The Eagles – Their Story

, , Comments Off on The Eagles – Their Story


Origin: Los Angeles, California
Years Active: 1971–80, 1994–present
Members: Don Henley, Joe Walsh, Timothy B. Smitch, Bernie Leadon

The Eagles are one of the world’s best-selling bands of all time, having sold more than 150 million records[—100 million in the U.S. alone—including 42 million copies of Their Greatest Hits (1971–1975) and 32 million copies of Hotel California. “Their Greatest Hits (1971–1975)” was the best selling album of the 20th century in the U.S. They are the fifth-highest-selling music act and the highest-selling American band in U.S. history.

The Eagles started life as Linda Ronstadt’s backing band, where Glenn Frey and Don Henley cut their teeth. In 1972, they recorded their self-titled debut album with former Flying Burrito Brother Bernie Leadon and Randy Meisner, a veteran of another country-rock band, Poco. By the middle of the decade – accompanied by some lineup changes, including the addition of guitarists Don Felder and Joe Walsh – the Eagles were one of the biggest bands in the world.

Their 1976 greatest-hits album still ranks among the bestselling LPs ever released. In 1976, the band made its masterpiece, ‘Hotel California,’ about death and decadence in the Hollywood scene that nurtured them. In 1982, among much animosity, they broke up, but they reunited in 1994 for a series of tours and albums that have kept them busy and rolling in cash in the 21st century.

The Eagles released their self-titled debut album in 1972, which spawned three top 40 singles: “Take It Easy“, “Witchy Woman“, and “Peaceful Easy Feeling“. Their next album, Desperado (1973), was less successful than the first, only reaching number 41 on the charts; neither of its singles reached the top 40. However, the album contained two of the band’s most popular tracks: “Desperado” and “Tequila Sunrise”. They released On the Border in 1974, adding guitarist Don Felder as its fifth member midway through the recording of the album. The album generated two top 40 singles: “Already Gone” and their first number one, “Best of My Love”.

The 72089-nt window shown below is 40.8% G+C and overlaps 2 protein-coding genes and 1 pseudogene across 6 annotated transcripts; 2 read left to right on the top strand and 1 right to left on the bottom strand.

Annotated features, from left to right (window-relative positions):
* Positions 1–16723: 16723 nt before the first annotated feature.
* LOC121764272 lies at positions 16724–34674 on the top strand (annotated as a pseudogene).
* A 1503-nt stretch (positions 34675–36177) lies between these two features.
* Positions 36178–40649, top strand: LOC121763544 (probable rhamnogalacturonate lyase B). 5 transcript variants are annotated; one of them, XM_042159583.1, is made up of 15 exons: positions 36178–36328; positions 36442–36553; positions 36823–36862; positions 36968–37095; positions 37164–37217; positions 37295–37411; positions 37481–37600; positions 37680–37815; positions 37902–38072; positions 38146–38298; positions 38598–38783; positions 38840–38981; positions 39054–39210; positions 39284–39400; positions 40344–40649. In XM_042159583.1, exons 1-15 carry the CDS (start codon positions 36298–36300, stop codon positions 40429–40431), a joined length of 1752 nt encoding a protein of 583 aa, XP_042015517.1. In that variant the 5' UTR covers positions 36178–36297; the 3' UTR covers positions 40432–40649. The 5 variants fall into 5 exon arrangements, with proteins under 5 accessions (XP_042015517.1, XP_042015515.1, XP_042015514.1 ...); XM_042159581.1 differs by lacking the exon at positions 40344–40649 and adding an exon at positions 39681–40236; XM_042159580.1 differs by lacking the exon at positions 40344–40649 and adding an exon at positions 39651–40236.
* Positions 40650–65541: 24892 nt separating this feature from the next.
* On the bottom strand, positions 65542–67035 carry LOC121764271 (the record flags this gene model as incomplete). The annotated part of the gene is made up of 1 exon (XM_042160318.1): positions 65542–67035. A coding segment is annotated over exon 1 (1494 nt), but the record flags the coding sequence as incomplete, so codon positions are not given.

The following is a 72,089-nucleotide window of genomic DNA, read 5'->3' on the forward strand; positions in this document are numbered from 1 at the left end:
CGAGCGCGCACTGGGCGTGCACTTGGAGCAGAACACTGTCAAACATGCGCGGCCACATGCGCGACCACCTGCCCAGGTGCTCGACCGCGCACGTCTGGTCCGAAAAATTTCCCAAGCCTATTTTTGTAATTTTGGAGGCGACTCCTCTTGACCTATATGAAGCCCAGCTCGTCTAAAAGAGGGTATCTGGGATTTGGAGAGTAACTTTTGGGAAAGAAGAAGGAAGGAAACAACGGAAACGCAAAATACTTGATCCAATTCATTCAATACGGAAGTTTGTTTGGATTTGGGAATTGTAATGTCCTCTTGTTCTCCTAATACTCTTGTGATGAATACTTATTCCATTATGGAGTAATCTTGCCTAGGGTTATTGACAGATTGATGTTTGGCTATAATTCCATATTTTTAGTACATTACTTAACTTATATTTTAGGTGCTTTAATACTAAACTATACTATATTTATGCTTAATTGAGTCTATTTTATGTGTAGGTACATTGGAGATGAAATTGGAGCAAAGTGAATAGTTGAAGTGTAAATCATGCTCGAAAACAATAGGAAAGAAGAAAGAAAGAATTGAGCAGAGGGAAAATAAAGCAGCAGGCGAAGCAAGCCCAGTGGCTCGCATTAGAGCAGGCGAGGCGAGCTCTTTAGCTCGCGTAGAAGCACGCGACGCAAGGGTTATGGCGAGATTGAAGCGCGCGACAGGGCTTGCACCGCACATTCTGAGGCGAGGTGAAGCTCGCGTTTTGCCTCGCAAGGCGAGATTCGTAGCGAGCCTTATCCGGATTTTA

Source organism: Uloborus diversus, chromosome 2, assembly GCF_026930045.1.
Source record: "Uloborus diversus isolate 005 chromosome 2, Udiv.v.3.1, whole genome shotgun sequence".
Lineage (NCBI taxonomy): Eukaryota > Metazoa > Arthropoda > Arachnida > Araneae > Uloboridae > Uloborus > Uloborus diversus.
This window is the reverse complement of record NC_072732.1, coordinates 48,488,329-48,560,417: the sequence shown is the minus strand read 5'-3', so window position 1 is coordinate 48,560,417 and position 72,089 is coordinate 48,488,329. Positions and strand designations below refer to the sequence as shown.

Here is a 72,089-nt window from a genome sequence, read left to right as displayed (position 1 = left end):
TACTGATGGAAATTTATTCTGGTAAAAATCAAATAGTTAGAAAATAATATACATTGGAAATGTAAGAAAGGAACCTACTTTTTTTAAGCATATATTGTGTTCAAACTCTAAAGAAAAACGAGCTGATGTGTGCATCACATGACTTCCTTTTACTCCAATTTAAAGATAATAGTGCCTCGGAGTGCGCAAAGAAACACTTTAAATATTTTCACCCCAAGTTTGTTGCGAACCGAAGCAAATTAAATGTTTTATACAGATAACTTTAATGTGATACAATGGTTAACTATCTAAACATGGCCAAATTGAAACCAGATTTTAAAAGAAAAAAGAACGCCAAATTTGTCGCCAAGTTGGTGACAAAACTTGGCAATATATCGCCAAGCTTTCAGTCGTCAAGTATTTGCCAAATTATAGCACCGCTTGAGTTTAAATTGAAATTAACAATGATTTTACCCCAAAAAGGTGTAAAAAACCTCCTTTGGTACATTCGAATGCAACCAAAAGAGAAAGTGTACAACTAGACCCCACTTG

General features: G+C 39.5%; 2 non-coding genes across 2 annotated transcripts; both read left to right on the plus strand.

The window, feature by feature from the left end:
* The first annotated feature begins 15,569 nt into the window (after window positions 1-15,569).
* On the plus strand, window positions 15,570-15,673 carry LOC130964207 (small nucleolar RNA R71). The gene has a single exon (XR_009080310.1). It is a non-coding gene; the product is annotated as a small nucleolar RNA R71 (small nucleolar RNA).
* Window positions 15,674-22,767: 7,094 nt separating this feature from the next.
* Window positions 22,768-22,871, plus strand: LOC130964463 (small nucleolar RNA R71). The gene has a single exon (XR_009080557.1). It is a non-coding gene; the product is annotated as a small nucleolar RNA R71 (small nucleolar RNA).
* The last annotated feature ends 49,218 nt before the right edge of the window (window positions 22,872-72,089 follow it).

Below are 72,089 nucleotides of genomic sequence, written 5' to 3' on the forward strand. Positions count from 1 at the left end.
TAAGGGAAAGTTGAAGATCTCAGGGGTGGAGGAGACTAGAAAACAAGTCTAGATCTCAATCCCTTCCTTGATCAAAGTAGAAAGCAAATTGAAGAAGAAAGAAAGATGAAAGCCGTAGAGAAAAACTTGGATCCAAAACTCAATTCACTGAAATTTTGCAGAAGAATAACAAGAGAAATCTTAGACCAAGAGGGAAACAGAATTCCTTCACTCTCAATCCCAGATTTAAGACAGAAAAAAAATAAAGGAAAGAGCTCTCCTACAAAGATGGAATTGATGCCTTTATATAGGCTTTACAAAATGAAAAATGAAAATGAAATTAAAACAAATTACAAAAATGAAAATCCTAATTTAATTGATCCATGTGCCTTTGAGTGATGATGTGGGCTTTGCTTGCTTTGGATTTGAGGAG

Their 1975 album One of These Nights included three top 10 singles: “One of These Nights”, “Lyin’ Eyes”, and “Take It to the Limit”, the first hitting the top of the charts. The Eagles continued that success and hit their commercial peak in late 1976 with the release of Hotel California, which would go on to sell more than 16 million copies in the U.S. alone and more than 32 million copies worldwide. The album yielded two number-one singles, “New Kid in Town” and “Hotel California”. They released their last studio album for nearly 28 years in 1979 with The Long Run, which spawned three top 10 singles: “Heartache Tonight”, “The Long Run”, and “I Can’t Tell You Why”, the lead single being another chart-topping hit.
The Eagles disbanded in July 1980 but reunited in 1994 for the album Hell Freezes Over, a mix of live and new studio tracks. They have toured consistently since then and were inducted into the Rock and Roll Hall of Fame in 1998. In 2007, the Eagles released Long Road Out of Eden, their first full studio album in 28 years and their sixth number one album. The next year they launched the Long Road Out of Eden Tour in support of the album. In 2013, they began the extended History of the Eagles Tour in conjunction with the band’s documentary release, History of the Eagles.
Glenn Frey, a founding member of the rock band the Eagles, has died at 67, in January 2016.

There is no greater example of the Eagles’ ultimate place in music history than an insult delivered in “The Big Lebowski,” the Coen Brothers’ icon of cool. In a seminal scene, The Dude (Jeff Bridges) gets into a cab only to be insulted by Frey singing “Peaceful Easy Feeling” over that countrified guitar. He asks the driver to change the station, saying, “Man, I’ve had a rough night and I hate the Eagles!”
He gets thrown out of the cab by the driver, who clearly doesn’t care about music, but just wanted to take it easy.
A sportscar with hot woman drives by playing “Viva Las Vegas.”
That’s all that the Coen Brothers needed to say.